Integrated production business model in 2021

Instead, JinkoSolar has detailed a major change towards an integrated manufacturing business model in 2021 and beyond.

Although the SMSL member has just announced increase module assembly capacity from 31GW in 2020 to reach 37GW by the end of 2021, an 18% increase year-on-year, its in-house wafer capacity will increase by 48% in 2021, up from 22GW in 2020 to 33GW by year-end.

However, solar cell capacity is expected to reach 27GW by the end of 2021, up from 11GW in 2020, a 145%, year-on-year increase. This alone will have a significant impact on reducing solar cell purchasing costs in 2021 and beyond.

JinkoSolar noted in its latest earnings call that capital expenditure (capex) in 2020 had been around US$500 million with the emphasis on module assembly expansions.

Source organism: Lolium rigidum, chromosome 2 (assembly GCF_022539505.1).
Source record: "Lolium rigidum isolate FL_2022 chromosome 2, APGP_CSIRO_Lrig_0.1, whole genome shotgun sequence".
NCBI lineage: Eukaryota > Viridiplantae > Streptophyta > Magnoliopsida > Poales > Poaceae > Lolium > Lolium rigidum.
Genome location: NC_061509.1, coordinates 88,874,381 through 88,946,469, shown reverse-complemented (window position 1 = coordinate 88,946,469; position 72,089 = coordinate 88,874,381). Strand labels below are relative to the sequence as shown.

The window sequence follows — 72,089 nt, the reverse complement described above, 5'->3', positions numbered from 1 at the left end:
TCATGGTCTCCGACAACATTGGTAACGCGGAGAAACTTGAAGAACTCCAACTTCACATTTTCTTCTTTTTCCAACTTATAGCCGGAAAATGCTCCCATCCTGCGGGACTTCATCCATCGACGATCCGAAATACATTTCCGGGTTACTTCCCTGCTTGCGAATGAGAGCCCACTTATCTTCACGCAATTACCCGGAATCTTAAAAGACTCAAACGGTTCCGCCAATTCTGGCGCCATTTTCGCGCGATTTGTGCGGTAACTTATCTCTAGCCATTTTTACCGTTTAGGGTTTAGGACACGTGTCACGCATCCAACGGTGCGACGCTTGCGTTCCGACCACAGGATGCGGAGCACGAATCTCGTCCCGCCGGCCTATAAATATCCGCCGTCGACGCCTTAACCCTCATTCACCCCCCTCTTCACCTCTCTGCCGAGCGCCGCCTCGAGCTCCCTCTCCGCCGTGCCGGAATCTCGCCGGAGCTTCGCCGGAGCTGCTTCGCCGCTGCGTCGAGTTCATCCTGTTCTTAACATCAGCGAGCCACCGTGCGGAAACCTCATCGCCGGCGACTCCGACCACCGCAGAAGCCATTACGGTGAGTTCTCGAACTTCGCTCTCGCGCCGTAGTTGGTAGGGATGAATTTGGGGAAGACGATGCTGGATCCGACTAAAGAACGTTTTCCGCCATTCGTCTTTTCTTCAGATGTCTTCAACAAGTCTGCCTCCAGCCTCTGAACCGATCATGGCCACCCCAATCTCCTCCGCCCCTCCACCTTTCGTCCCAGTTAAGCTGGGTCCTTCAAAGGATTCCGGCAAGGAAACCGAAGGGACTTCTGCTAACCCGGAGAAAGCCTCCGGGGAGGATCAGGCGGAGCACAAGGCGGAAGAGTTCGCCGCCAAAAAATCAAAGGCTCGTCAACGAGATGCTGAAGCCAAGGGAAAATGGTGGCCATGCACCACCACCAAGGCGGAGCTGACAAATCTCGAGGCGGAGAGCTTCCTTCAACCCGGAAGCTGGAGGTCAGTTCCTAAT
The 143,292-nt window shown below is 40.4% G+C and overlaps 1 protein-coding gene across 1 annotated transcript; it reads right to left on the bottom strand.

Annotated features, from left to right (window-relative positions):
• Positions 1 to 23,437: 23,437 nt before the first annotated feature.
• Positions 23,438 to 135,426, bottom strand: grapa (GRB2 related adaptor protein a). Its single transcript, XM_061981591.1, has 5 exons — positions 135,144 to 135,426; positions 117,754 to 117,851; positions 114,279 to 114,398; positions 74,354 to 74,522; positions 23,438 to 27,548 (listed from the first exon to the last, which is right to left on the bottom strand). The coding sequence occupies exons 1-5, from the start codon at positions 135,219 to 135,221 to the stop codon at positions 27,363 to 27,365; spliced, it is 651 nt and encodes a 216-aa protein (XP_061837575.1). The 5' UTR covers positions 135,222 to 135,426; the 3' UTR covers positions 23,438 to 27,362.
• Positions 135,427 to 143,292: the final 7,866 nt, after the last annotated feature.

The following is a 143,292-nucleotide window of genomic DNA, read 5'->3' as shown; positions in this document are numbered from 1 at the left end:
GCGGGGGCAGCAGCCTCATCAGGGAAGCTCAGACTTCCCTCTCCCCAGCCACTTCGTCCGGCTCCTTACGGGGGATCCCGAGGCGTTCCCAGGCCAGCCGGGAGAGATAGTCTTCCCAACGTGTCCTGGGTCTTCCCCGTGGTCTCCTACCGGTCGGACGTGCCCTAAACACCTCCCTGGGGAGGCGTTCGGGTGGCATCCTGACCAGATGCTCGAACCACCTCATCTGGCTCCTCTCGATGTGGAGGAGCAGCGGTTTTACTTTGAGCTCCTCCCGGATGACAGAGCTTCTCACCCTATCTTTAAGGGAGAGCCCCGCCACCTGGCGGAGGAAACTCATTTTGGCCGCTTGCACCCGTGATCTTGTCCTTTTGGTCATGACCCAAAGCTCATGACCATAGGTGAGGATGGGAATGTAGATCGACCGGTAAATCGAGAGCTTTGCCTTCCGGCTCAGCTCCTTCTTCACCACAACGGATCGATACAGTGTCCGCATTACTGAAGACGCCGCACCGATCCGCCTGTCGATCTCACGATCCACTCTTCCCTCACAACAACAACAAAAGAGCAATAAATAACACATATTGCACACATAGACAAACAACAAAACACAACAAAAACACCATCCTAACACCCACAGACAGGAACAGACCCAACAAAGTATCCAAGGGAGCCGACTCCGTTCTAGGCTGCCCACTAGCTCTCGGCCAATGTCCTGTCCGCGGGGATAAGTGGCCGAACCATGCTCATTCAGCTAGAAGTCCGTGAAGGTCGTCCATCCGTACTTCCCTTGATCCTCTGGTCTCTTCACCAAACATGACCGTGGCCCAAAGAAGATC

However, forecasted capex in 2020 was initially put at around US$350 million before multiple expansion updates were announced in the year.

In 2021, JinkoSolar has guided capex to be in the range of US$1.0 billion to US$1.2 billion in 2021, due to the massive solar cell increase and further wafer expansion plans.

In 2021, JinkoSolar has guided capex to be in the range of US$1.0 billion to US$1.2 billion in 2021, due to a massive solar cell capacity increase and further wafer expansion plans. This is the most dramatic increase in capex for the company, again reiterating its transition away from the asset-lite to integrated manufacturing business model.

As with the increase in wafer capacity in the last few years that focused on larger mono-wafer sizes and the consolidation to the 182mm format, JinkoSolar expects to benefit from adopting proven mono-PERC high-efficiency cell technology and process equipment sets that can be used to transition to N-type Tunnel Oxide Passivated Contact (TOPCon) cell technology, minimising capex requirements.